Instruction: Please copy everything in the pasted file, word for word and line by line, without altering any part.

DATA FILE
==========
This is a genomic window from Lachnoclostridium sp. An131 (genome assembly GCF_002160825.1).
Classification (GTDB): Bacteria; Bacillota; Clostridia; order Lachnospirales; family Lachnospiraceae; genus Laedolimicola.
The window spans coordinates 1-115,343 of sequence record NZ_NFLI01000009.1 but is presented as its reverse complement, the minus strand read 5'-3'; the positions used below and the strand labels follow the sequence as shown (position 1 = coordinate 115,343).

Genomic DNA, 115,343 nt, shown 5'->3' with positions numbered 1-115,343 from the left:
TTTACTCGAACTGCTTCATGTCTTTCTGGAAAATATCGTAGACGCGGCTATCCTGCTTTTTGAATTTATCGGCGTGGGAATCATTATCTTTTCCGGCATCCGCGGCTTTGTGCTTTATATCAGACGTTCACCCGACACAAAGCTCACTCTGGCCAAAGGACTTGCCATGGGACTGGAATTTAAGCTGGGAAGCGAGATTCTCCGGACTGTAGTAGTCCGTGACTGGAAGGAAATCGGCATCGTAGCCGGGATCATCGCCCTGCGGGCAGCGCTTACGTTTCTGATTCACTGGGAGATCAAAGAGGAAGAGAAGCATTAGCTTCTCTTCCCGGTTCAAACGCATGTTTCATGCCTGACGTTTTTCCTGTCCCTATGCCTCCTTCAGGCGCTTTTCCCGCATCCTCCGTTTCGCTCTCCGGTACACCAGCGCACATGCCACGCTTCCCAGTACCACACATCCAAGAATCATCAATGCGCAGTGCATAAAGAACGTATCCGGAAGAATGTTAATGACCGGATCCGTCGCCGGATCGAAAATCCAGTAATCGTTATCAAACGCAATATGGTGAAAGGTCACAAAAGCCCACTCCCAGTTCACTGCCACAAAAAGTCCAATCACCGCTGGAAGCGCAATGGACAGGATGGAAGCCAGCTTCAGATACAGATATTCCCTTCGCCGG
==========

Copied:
This is a genomic window from Lachnoclostridium sp. An131 (genome assembly GCF_002160825.1).
Classification (GTDB): Bacteria; Bacillota; Clostridia; order Lachnospirales; family Lachnospiraceae; genus Laedolimicola.
The window spans coordinates 1-115,343 of sequence record NZ_NFLI01000009.1 but is presented as its reverse complement, the minus strand read 5'-3'; the positions used below and the strand labels follow the sequence as shown (position 1 = coordinate 115,343).

Genomic DNA, 115,343 nt, shown 5'->3' with positions numbered 1-115,343 from the left:
TTTACTCGAACTGCTTCATGTCTTTCTGGAAAATATCGTAGACGCGGCTATCCTGCTTTTTGAATTTATCGGCGTGGGAATCATTATCTTTTCCGGCATCCGCGGCTTTGTGCTTTATATCAGACGTTCACCCGACACAAAGCTCACTCTGGCCAAAGGACTTGCCATGGGACTGGAATTTAAGCTGGGAAGCGAGATTCTCCGGACTGTAGTAGTCCGTGACTGGAAGGAAATCGGCATCGTAGCCGGGATCATCGCCCTGCGGGCAGCGCTTACGTTTCTGATTCACTGGGAGATCAAAGAGGAAGAGAAGCATTAGCTTCTCTTCCCGGTTCAAACGCATGTTTCATGCCTGACGTTTTTCCTGTCCCTATGCCTCCTTCAGGCGCTTTTCCCGCATCCTCCGTTTCGCTCTCCGGTACACCAGCGCACATGCCACGCTTCCCAGTACCACACATCCAAGAATCATCAATGCGCAGTGCATAAAGAACGTATCCGGAAGAATGTTAATGACCGGATCCGTCGCCGGATCGAAAATCCAGTAATCGTTATCAAACGCAATATGGTGAAAGGTCACAAAAGCCCACTCCCAGTTCACTGCCACAAAAAGTCCAATCACCGCTGGAAGCGCAATGGACAGGATGGAAGCCAGCTTCAGATACAGATATTCCCTTCGCCGG